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“Golden Rules” of Triathlon Etiquette


Remember the Golden Rule? Do unto others as you would have them do unto you. This has particular application to triathlon.

For example, you wouldn’t like it if someone cut you off at the mount/dismount line as you were heading out of T1. Then perhaps you shouldn’t do it yourself.

Here’s a list of the Golden Rules that all Cleveland Triathlon competitors should follow: 

  1. Play by the rules. If you’re not sure what the rules at USA Triathlon-sanctioned races are, look them up before the race.
  2. Don’t litter. There are plenty of trash cans around. It’s OK to drop your cup at the course aid station, because a volunteer will pick it up as you ride or run by; otherwise, don’t dump trash.
  3. Don’t be a rack hog. If you get to the race early, set out your stuff tidily and don’t spread out like you’re having a picnic.
  4. Be on time … better yet, be early: And just as thou shalt not hog rack space, is it equally rude to arrive two minutes before the race start and expect your rack-mates to shoehorn you in. Ask nicely. And, being early will allow you to check out the in and out of the swim and bike courses, and let you warm up in a relaxed manner.
  5. Keep your bike in good working order and go over it before the race. Don’t expect the on-site mechanics to have all the answers with the portable workshop they bring with them. And be nice. They are doing the best they can as fast as they can. 
  6. No flying elbows. Play nice and watch where you’re going. The start of the swim can be crowded and everyone in the water will be splashing, thrashing and trying to go in the right direction. Watch the elbows and the feet … yours and others.
  7. Be informed. Know the course. There are course maps on the Cleveland Tri website and there are multiple course talks on Saturday, July 21 at the Ahuja Medical Center. 
  8. Don’t shut down your brain when you arrive. You are responsible for your own well-being. If you know the course, you’ll know where potential trouble spots might be:  steep descents, tight corners, surf breaks. The race director is responsible for ensuring that the course is safe and the officials are responsible for ensuring a fair race … but you are ultimately most responsible for your own safety. So compete safely and fairly.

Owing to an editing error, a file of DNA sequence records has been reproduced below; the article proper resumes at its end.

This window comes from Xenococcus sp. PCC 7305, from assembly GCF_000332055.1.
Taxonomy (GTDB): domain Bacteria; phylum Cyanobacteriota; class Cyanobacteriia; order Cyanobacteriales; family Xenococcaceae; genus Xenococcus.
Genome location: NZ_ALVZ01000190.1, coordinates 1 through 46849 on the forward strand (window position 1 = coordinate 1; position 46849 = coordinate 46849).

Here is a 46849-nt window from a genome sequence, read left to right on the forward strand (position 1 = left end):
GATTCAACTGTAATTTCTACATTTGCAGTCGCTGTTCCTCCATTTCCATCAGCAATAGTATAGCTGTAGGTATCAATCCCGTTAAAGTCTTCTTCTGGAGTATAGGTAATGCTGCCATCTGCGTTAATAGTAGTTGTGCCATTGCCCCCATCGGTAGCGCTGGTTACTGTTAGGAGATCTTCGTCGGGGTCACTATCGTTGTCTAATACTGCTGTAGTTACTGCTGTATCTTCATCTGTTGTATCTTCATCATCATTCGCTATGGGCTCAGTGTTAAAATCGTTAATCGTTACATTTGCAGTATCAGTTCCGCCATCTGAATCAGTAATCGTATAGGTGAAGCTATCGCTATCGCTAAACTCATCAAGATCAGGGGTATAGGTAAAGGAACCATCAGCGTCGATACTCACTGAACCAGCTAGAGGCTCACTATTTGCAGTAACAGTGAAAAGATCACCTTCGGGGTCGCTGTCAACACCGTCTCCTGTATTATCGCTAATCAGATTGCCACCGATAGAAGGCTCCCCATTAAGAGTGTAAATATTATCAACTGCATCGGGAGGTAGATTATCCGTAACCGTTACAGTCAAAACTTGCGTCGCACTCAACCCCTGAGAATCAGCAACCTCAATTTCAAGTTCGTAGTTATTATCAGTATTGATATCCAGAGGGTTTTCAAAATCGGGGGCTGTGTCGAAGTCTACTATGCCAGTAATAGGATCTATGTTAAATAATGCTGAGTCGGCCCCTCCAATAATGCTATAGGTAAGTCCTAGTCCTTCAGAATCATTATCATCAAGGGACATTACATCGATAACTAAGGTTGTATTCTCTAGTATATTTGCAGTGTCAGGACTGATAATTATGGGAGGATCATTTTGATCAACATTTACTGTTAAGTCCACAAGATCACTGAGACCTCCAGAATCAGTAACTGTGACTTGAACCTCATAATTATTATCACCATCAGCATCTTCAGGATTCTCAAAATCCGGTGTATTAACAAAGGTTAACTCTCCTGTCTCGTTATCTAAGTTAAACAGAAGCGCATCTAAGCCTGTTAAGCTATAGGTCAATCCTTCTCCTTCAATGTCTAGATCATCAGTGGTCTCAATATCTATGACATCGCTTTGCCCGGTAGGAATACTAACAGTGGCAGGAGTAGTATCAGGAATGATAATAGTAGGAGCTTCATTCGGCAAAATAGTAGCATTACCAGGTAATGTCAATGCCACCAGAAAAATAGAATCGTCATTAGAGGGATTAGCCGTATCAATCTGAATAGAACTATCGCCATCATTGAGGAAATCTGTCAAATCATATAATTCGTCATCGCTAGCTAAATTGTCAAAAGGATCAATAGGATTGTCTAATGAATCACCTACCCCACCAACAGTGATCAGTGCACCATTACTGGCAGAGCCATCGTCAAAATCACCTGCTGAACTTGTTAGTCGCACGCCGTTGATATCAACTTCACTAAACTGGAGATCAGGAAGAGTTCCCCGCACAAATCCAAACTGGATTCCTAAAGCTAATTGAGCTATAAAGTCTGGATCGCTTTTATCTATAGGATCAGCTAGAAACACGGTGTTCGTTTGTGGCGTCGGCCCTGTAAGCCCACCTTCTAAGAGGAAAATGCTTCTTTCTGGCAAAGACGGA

9. Really mind your manners in the transition area. It’s chaotic. Go gently, especially in T1, and most especially at the mount-dismount line. You don’t want to go toppling over, and you don’t want to be the reason someone else does, either. Not to mention the possibility that you can earn a penalty here for disobeying the mount/dismount orders from the volunteers.
  10. Offer encouragement to yourself and your fellow competitors. If you can, in the midst of your own suffering, offer some encouragement to the athlete that you just passed, or who just passed you, well … you get karma points out the wazoo.
  11. Pick up your race packets on Saturday. This is important as the packet has your timing chip and bib. You also need to sign race waivers. Race packet pickup is at the DoubleTree by Hilton from 10 AM to 3 PM. You cannot pick up your race packet on Sunday unless you registered as a VIP (very important person who paid for the privilege)
  12. Listen to what the volunteers tell you. Volunteers are everywhere to help you. Ask for assistance if you need it and pay attention to what they tell you.


Tips from a Fellow Competitor


We received a great 1st triathlon story from competitor Greg Blatnik of Brunswick, OH. Here are some of his hard-learned lessons from his first triathlon 20 years ago:
  1. Get your stuff together BEFORE the morning of the event.
  2. Create a schedule for the race day that allows you to leave the house on time, find a parking spot, carry your stuff/roll your bike to the transition area, have time to set up and have time to warm-up.
  3. Plan to be nervous, you will be and it's OK. Use that adrenalin.
  4. Watch out for flying feet and elbows as your group hits the water. (You might want to stay to the inside or outside of your group to avoid some of this).
  5. Know the swim course, sight the buoys, follow the pack and listen to the lifeguards. The pack will help keep you on course ... and so will the lifeguards.
  6. Try to relax. Yeah, it's tough, but do it anyway. You'll be fine.
  7. When you set up your stuff in transition and rack your bike, memorize your position from the entrance of the swim-bike transition area so you can go straight to your bike and gear.
  8. Bottomline lesson, Sunday's race does take some preparation, research and training. We suggest you attend one of the two course talks (10:30 AM & 2 PM) at the DoubleTree by Hilton Downtown when you pick up your packet on Saturday. They are VERY helpful.  Listen. Ask questions.


Tips from our Swim Partner blueseventy: